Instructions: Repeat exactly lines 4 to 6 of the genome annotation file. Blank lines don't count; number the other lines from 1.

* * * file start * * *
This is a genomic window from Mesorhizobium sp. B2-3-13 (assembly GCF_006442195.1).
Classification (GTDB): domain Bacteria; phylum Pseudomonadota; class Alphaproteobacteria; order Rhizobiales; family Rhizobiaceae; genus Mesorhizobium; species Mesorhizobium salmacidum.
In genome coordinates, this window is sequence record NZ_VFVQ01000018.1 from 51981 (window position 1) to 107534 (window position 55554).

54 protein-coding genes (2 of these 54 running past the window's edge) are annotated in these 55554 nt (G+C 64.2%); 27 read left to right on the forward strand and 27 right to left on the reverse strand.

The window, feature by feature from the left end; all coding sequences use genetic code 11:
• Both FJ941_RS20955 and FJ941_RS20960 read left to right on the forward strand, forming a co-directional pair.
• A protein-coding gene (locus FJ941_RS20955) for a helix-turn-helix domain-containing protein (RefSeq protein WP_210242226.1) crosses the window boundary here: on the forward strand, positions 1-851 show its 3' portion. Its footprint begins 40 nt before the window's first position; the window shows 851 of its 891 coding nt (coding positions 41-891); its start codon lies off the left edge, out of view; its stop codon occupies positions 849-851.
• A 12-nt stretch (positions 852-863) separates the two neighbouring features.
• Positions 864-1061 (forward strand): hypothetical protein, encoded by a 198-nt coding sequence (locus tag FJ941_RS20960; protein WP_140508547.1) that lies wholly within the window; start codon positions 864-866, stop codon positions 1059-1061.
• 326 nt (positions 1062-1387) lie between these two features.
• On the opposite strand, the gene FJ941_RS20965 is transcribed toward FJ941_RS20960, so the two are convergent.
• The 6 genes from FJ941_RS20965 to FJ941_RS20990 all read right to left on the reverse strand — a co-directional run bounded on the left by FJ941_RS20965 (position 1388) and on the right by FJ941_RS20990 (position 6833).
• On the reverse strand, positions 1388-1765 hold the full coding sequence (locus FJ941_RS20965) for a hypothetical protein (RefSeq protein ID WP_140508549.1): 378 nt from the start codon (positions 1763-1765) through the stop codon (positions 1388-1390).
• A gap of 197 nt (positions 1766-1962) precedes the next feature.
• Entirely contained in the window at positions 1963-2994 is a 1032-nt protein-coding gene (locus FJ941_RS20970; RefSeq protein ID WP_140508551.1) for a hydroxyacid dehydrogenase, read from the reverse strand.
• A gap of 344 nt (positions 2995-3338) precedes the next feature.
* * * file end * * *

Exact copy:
54 protein-coding genes (2 of these 54 running past the window's edge) are annotated in these 55554 nt (G+C 64.2%); 27 read left to right on the forward strand and 27 right to left on the reverse strand.

The window, feature by feature from the left end; all coding sequences use genetic code 11:
• Both FJ941_RS20955 and FJ941_RS20960 read left to right on the forward strand, forming a co-directional pair.